Friday, August 10, 2007

Distressed Properties Update

The trend continues for yet another month. We've reached a point where more than 25% of all MLS listings are now either a short sale or bank-owned property. We've averaged about 400 new distressed properties added per month since I started tracking this back in November. I'm curious how long this can go on since inventory seems to be at its peak for the year. Worth mentioning: We added 523 "net" listings since last month, but we added 544 "net" distressed properties for the same period. I realize all the new listings weren't distressed, but this is still an interesting stat to think about.

12 comments :

Max said...

Wow, that's a huge fraction. And from what you said before, the true number of short-sales is almost certainly higher since RE agents sometimes don't input that fact into the MLS.

Stunning...

Patient Renter said...

Wow. Thanks for keeping on top of this data. Keep up the good work.

smf said...

"And from what you said before, the true number of short-sales is almost certainly higher since RE agents sometimes don't input that fact into the MLS."

I have to agree. Plus, I know of one house that the people who purchased it HELOCed their homes to buy it. The property should show as distressed, as the owners(flippers) are losing money on the transaction already.

Gwynster said...

Remember how the banks were sitting on their REOs with hyperinflated prices? That's about to change, my darling friends.

The credit crunch is hitting our major lending banks. No one is buying their paper so they have to keep everything in house and for CFC, Wamu, and others, that's really bad.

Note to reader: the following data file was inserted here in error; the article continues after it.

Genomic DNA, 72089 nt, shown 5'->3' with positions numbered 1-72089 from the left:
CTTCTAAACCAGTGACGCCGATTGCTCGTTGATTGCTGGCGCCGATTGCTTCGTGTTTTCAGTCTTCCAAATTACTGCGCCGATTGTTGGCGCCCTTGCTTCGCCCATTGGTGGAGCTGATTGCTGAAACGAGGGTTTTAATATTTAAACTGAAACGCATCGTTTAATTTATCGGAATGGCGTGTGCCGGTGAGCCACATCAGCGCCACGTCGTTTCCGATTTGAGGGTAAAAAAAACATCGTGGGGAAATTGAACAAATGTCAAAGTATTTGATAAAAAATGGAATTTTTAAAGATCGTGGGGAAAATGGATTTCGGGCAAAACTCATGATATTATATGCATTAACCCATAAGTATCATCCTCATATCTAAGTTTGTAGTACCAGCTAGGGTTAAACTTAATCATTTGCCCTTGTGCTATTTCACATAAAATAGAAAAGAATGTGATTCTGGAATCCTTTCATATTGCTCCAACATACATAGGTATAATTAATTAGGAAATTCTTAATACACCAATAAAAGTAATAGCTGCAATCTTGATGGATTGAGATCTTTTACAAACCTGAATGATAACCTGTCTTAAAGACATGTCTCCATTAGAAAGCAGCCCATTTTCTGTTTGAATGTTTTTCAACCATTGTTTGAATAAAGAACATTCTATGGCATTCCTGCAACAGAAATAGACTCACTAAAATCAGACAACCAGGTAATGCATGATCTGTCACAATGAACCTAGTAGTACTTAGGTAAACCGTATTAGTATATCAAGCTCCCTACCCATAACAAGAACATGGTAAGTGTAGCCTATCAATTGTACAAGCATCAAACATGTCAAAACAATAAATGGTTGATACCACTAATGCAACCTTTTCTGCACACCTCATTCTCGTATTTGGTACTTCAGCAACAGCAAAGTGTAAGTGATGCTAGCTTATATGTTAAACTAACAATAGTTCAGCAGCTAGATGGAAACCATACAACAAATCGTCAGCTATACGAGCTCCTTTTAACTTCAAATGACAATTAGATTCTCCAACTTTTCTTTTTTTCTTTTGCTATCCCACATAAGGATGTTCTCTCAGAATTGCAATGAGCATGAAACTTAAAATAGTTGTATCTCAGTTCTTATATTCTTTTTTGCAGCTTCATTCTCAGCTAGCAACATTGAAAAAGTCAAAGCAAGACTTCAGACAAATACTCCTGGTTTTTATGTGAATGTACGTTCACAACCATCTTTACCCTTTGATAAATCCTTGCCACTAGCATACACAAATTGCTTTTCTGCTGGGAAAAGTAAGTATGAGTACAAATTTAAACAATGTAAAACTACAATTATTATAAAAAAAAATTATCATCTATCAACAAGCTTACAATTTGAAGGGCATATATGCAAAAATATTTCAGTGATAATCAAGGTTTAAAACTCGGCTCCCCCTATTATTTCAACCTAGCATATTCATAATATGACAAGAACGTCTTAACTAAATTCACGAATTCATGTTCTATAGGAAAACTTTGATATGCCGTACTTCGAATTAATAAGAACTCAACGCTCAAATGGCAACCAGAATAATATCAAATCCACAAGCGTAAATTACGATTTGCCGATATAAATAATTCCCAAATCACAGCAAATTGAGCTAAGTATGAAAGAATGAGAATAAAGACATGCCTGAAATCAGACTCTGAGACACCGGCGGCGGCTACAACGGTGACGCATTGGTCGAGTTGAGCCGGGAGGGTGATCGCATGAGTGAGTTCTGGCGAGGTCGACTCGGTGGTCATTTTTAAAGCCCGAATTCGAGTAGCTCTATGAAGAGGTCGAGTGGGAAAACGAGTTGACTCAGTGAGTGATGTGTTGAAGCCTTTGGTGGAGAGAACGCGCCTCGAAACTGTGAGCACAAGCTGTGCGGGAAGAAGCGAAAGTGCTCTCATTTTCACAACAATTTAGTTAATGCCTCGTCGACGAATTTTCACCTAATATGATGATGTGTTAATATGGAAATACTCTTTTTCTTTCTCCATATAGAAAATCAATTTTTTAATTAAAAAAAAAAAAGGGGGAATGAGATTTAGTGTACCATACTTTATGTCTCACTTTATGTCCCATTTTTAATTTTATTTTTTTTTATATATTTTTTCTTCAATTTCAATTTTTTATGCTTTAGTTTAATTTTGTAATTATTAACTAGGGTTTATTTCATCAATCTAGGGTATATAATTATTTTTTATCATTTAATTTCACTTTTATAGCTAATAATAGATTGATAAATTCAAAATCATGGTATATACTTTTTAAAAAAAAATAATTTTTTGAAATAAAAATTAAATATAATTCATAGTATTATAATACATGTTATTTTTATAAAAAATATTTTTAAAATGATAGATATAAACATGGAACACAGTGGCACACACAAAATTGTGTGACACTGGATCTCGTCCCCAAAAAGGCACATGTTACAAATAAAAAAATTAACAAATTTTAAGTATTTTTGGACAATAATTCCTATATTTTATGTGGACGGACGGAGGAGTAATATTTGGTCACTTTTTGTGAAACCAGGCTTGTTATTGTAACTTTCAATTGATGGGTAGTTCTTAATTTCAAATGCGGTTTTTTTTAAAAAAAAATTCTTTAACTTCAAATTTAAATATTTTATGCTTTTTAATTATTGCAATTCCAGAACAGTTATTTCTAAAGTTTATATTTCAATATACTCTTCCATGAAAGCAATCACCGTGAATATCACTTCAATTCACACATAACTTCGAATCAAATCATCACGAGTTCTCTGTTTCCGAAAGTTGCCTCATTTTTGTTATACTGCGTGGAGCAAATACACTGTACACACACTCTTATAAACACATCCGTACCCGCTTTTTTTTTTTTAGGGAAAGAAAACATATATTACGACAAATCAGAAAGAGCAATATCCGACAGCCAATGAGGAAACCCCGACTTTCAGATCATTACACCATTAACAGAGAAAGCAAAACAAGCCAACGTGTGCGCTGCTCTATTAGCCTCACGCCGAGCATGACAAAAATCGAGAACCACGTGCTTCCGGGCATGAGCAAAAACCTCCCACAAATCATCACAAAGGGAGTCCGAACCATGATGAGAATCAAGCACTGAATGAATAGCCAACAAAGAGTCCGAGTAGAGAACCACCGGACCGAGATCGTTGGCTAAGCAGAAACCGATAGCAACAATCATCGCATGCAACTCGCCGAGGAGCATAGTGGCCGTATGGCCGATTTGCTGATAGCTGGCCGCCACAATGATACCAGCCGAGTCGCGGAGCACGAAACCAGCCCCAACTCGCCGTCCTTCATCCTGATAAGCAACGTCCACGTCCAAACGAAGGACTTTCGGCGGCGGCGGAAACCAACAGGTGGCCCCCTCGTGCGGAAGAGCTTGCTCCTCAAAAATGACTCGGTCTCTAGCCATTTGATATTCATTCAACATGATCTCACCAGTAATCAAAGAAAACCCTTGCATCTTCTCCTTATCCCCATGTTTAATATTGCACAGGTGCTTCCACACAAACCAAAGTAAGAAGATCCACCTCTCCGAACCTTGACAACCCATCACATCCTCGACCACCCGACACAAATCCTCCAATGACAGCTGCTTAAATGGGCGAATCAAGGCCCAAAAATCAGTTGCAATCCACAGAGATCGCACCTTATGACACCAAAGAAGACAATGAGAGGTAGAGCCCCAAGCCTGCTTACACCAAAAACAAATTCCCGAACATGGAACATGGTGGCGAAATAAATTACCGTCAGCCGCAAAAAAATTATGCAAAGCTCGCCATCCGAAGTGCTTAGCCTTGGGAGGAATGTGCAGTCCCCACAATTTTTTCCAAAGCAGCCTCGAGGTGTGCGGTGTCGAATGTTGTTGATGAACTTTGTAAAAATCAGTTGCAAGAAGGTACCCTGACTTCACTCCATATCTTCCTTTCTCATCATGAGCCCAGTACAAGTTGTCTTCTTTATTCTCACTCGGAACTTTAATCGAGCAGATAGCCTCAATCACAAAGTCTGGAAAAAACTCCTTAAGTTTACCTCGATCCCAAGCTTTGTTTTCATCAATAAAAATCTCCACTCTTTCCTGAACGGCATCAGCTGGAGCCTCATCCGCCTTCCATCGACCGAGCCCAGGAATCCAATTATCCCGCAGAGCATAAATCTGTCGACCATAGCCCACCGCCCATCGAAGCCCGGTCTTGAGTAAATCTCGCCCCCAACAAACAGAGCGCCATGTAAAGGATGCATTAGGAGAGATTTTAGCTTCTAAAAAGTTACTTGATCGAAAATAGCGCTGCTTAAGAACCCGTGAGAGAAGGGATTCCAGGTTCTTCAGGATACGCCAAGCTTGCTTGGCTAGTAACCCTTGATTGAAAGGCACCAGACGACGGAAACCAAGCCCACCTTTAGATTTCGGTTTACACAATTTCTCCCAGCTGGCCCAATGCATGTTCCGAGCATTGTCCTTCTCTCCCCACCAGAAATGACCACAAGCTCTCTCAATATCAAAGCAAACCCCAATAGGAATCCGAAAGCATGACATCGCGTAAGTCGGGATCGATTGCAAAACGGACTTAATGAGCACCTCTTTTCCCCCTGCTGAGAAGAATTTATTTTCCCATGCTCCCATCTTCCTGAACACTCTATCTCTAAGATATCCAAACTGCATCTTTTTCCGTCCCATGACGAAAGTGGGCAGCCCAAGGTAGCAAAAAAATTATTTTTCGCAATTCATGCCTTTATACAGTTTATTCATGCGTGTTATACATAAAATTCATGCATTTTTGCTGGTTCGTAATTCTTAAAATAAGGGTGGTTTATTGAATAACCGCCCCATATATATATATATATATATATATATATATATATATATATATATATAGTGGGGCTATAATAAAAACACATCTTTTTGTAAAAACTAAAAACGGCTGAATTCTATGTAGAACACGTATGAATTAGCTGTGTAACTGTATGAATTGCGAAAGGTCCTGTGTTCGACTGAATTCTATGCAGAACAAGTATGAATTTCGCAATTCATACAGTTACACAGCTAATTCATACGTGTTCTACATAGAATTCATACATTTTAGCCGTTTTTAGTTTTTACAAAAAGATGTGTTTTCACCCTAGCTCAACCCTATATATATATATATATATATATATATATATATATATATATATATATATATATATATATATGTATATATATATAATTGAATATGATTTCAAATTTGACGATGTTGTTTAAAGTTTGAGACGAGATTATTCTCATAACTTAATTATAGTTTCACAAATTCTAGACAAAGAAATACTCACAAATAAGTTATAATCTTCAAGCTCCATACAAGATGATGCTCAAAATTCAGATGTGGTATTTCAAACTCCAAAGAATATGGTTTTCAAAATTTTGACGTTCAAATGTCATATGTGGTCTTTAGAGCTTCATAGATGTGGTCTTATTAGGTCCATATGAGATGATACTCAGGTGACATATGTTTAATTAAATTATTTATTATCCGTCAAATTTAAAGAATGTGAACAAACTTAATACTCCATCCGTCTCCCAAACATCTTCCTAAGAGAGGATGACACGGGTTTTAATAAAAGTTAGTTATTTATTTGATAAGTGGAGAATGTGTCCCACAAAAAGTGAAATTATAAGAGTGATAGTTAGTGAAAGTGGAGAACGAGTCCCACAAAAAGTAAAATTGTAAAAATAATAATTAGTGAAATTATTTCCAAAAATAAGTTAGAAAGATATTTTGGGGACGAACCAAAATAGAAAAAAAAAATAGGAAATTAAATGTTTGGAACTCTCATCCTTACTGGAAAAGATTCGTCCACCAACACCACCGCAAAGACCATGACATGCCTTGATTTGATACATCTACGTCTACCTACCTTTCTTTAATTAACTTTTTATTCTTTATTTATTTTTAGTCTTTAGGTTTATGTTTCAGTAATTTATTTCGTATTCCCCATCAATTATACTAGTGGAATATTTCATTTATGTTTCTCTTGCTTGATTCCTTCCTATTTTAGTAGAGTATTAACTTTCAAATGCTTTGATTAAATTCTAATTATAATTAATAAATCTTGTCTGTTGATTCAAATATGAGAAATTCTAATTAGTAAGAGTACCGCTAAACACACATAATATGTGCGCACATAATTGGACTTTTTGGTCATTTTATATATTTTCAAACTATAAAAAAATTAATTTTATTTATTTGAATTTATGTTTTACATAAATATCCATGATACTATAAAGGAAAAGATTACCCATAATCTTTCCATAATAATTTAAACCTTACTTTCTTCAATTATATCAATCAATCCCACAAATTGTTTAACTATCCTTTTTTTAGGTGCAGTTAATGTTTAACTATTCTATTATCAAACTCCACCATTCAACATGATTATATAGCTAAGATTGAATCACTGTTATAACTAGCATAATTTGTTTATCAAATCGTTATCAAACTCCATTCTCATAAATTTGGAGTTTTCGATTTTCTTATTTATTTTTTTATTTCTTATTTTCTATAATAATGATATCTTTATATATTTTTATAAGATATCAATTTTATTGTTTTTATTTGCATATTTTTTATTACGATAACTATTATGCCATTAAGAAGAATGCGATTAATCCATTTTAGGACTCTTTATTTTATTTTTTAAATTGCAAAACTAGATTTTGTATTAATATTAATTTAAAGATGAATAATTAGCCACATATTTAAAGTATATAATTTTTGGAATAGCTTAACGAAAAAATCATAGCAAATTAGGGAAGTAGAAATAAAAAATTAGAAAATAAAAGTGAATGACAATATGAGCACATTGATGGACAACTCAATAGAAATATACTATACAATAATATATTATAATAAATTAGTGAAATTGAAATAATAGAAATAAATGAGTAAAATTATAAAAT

They need liquidity injections to keep the credit machines oiled. As of now, the Fed is giving them a hand but it won't be enough. They will need to agressively unload those REOs. The threshold

Look for some real changes in pricing in a few months.

Gwynster said...

"the threshold"

Bah, should be "we've reached out threshold event".

Patient Renter said...

"The credit crunch is hitting our major lending banks. No one is buying their paper so they have to keep everything in house and for CFC, Wamu, and others, that's really bad. "

Yeah, the headlines today and everything that has been happening the last few days... I think this is it, the beginning (credit crunch, recession, deflation, etc). I'm heading on vacation, we'll see how it is when I get back.

Anonymous said...

Does anyone know of a good housing blog for the Fresno/ central valley area?

Darth Toll said...

Well there's crispy&cole's blog which gets you in the neighborhood:

http://bakersfieldbubble.blogspot.com/

Diggin Deeper said...

"The credit crunch is hitting our major lending banks. No one is buying their paper so they have to keep everything in house and for CFC, Wamu, and others, that's really bad."

Today, Goldman Sachs reports an investment group has put $3 billion into a fund that had a net asset value of $3.7B. Hmmm. Where have all their investors gone? GS gave them until Aug 15 to cash out and it looks like they're running for the exits.

Portfolio modelling has given way to specific value demands by the investment community and there's no way investment banks can comply. When you can't sell the paper, there's essentially no value to it. This ties in directly to CFC and WaMu as they cannot sell their loans either.